Boeing's bullish forecast

Boeing's bullish forecast

Steve Creedy - Editor

07 Dec 2016

Sky high forecast from world's largest plane maker

Boeing's Everett, WA. facility. Credit: Geoffrey Thomas

Jobs might be disappearing in some occupations but the aviation industry is set to be a rich source of employment for at least the next two decades.

US plane-maker Boeing is projecting the world will need 617,000 new commercial airline pilots, 679,000 new maintenance technicians and 814,000 new cabin crew to fly and maintain the global fleet to 2035.

The Asia-Pacific will lead the industry with the need for 248,000 new pilots and 268,000 new technicians over the period.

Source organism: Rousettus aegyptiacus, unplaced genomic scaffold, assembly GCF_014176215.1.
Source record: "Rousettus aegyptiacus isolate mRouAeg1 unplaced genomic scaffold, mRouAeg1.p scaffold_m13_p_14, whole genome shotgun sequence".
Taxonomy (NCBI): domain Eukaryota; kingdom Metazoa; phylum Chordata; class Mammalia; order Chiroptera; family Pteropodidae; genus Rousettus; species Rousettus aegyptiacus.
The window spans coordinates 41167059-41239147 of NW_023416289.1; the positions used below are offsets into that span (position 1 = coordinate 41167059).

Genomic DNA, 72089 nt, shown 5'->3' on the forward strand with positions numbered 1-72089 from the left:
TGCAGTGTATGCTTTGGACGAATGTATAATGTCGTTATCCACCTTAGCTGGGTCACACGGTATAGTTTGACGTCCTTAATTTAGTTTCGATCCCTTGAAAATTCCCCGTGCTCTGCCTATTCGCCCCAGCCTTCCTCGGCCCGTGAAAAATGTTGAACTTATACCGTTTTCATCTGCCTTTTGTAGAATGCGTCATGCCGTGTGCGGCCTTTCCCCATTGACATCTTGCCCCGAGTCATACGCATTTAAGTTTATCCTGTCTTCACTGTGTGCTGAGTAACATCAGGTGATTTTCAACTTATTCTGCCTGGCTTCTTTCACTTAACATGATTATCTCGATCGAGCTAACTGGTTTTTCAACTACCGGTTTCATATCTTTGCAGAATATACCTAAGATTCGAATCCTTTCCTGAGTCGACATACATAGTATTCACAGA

This will include 111,000 pilots and 119,000 technicians in China while Southeast Asia will require 62,000 pilots and 67,000 technicians.

“We are continuing to see a significant need for new pilots and maintenance technicians in the Asia-Pacific region and across the globe,’’ said Boeing

Flight Services vice president Sherry Carbary. “This translates into exciting career opportunities for those interested in the aerospace industry.’’

Boeing’s forecast sees 13,000 pilots and 17,000 technicians needed in Oceania, 21,000 pilots and 26,000 technicians in Northeast Asia and 41,000 pilots and 39,000 technicians in South Asia.

This compares with 112,000 pilots and 127,000 technicians in North America, 104,000 pilots and 118,000 technicians in Europe and 58,000 pilots and 66,000 technicians in the Middle East.

The demand for personnel demand to the demand for new aircraft, where the Asia-Pacific is also a market leader and will account for 40 per cent of the global need.

Boeing predicts 15,136 planes  worth $US2.35 trillion will be needed in the Asia-Pacific region by 2035.